American citizens are justifiably concerned about the threat of terrorist violence in the United States. From 2001 to 2013, over 3000 people have been killed in the United States by terrorists. The recitation, and the memories, are gruesome, from the twin towers to San Bernardino. Those monstrous crimes have pushed American voters to list terrorism among their greatest concerns, and it is clearly affecting their choice of candidate for the presidency. Likely Republican voters have listed terrorism as America’s number one problem.
We are all deeply concerned, as we should be, because innocent people are being killed by terrorists. In 2004 alone, 74 people were killed by terrorists in the U.S., and in 2013, 20 people were killed by terrorists.
So we should be deeply concerned about deaths in such numbers. Here, then, are some other numbers. In the same period, 2001 to 2013, over 400,000 people were killed by guns in the United States, and in 2013 alone, over 13,000 people were murdered in the United States. Yet crime is not a major issue for the voters, and gun control is actually denounced by a large part of the population. Why is that?
I am going to hazard a guess. Think about the instances of terrorism. The attacks on the World Trade Center and the Pentagon. The attack at the Boston Marathon. The attack at Fort Hood. The attack at a center to help the disabled in San Bernardino. There is a common thread here. All of these attacks happened at places where we would least expect to see violence of any kind.
So, if we shudder at the 3000 deaths that happened in these places, why do we pay so little attention to the more than 400,000 people who died from guns in the same period? If we face this honestly, do we have to admit that, to put it bluntly, we don’t care? Are we saying that those violent deaths don’t matter because they don’t really affect us? Are we assuming that those deaths are in “bad areas”, and, since we don’t live there, it is not our problem? 13,000 people are murdered, and we hardly spare a sigh, and in the same period 20 people are killed by terrorists and we are ready to throw away our most precious civil rights in our effort to avoid further terrorism?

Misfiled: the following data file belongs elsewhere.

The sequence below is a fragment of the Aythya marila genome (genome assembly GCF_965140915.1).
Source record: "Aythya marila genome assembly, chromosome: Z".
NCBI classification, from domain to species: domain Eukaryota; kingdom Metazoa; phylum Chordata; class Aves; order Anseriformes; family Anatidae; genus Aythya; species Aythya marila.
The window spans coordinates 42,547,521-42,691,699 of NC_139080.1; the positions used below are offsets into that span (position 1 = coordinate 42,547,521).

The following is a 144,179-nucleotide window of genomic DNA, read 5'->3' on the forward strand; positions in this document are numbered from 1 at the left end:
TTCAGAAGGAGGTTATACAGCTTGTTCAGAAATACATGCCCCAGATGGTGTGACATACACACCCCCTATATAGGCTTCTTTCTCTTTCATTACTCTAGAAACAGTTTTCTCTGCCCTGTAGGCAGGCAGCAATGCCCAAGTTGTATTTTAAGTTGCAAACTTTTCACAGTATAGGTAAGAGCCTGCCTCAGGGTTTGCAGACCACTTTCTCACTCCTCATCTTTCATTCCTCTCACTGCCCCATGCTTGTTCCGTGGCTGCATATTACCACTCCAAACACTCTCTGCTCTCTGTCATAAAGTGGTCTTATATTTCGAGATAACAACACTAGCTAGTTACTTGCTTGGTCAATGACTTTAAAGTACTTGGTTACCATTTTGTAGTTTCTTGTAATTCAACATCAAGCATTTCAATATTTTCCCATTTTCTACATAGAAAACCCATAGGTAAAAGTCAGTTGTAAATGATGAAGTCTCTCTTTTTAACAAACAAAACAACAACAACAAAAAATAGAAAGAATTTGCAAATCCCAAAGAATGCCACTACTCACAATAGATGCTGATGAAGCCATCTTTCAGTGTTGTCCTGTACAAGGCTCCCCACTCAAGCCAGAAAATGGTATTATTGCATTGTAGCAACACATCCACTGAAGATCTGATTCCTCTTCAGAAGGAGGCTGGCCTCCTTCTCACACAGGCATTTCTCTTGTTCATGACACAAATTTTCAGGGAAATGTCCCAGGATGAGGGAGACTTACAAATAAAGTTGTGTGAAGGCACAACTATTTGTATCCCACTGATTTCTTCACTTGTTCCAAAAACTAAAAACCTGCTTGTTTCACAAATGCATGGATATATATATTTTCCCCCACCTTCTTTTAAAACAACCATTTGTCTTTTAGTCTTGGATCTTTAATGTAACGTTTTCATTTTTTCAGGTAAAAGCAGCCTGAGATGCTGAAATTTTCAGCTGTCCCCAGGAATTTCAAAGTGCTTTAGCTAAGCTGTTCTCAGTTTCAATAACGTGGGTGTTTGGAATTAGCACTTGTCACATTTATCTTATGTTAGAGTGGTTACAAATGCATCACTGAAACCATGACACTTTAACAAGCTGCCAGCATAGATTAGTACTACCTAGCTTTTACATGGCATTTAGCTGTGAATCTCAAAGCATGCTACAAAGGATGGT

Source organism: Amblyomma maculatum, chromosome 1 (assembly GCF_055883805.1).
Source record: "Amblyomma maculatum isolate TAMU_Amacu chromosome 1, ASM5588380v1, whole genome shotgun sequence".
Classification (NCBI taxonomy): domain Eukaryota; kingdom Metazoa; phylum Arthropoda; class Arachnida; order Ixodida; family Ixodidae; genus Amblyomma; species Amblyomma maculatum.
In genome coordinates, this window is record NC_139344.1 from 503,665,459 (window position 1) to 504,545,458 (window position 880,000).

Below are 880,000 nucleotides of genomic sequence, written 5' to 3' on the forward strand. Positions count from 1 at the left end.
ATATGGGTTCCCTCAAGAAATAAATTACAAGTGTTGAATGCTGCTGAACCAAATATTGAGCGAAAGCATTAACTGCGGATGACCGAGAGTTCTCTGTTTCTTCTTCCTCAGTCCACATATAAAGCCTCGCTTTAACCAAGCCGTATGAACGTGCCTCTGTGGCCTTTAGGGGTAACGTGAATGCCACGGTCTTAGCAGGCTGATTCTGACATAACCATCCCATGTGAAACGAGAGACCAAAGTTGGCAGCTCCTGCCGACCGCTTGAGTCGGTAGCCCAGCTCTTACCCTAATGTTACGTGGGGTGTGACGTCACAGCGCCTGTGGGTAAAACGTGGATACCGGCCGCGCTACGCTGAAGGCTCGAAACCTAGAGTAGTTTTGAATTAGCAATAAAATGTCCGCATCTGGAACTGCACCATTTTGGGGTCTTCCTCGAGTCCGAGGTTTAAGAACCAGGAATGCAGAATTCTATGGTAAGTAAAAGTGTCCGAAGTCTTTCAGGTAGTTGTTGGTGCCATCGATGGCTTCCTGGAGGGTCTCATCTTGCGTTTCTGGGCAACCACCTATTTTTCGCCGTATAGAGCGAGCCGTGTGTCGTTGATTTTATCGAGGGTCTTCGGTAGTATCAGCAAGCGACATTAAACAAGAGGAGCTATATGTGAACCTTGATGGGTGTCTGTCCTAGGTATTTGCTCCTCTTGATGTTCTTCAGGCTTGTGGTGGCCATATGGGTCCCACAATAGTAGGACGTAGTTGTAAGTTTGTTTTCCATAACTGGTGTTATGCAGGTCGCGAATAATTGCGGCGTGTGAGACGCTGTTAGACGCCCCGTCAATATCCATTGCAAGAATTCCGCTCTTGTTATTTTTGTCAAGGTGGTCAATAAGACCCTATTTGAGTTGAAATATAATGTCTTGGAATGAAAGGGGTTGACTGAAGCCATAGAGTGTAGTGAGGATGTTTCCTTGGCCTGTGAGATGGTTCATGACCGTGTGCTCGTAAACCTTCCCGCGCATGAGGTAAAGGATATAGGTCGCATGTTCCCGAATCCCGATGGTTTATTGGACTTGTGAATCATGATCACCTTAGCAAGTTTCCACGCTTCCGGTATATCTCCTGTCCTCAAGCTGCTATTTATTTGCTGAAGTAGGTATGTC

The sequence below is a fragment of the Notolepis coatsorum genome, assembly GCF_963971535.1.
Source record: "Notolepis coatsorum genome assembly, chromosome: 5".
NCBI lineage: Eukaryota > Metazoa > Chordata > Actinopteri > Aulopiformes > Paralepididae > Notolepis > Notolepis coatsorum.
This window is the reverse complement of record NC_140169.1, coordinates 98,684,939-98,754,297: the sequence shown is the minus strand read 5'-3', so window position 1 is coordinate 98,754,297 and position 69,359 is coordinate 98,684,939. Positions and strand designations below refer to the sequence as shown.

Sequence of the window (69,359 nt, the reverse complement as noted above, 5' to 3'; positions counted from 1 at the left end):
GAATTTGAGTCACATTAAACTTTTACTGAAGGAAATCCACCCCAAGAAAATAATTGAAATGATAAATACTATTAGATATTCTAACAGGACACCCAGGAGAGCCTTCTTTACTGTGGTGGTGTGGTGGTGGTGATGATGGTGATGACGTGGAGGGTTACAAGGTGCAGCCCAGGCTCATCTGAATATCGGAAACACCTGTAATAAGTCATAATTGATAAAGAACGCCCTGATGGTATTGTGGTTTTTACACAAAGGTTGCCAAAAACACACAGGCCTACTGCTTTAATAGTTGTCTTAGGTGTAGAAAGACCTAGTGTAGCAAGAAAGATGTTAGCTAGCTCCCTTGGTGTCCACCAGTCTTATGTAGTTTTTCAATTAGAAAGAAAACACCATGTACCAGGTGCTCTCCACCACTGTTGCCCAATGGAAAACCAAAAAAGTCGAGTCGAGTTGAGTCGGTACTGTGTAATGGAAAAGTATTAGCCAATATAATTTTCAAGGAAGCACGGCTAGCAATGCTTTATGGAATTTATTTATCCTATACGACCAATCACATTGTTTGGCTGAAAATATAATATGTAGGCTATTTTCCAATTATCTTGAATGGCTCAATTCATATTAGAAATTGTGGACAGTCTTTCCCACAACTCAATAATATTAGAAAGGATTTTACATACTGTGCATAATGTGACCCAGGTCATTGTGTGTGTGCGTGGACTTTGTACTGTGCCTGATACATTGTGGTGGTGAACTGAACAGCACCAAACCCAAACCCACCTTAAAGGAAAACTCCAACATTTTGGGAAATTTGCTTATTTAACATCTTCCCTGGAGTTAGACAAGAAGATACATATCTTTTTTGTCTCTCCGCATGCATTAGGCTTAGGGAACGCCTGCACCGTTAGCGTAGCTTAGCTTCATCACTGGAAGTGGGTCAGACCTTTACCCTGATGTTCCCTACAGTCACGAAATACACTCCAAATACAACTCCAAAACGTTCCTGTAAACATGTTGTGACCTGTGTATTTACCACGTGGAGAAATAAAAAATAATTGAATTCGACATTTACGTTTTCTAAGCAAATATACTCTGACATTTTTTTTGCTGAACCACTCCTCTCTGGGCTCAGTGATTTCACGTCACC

Terrorism is a real and undeniable threat. So are crimes like murder, rape, and the various financial crimes that strip our citizens of billions of dollars a year. There is, however, a far greater threat, a threat that could destroy the very fiber of this nation. The real threat is our growing commitment to the ideology of self-interest.
America was founded on an idea of responsibility for others. We hold the indubitable truth that every human being — every human being — is born equal and born with inalienable rights. That is a clear announcement of, and a clear commitment to, the fundamental view that our value comes, not from pursuing our own selfish interests, but from honoring and protecting the rights of all around us. It is why we honor those who have dedicated, and in many cases surrendered, their lives to protect and defend others. We don’t honor anyone just for amassing great wealth or seizing great power. Think of your list of true heroes. Think of those to whom we give the medal of honor or the medal of freedom. You will not find Donald Trump or Carl Icahn there. You will, however, find Rosa Parks and Mother Theresa and Abraham Lincoln and Mohandas Gandhi. These are not great because of what they gained for themselves but precisely for what they have done and what they have given for others.
We do have problems in America. We should worry about the economy and the crime rate and terrorism. Before we can even begin to solve these problems, however, we need to look to ourselves. If we do, we might just run into the inconvenient truth so neatly put by Al Capp: we have met the enemy, and he is us.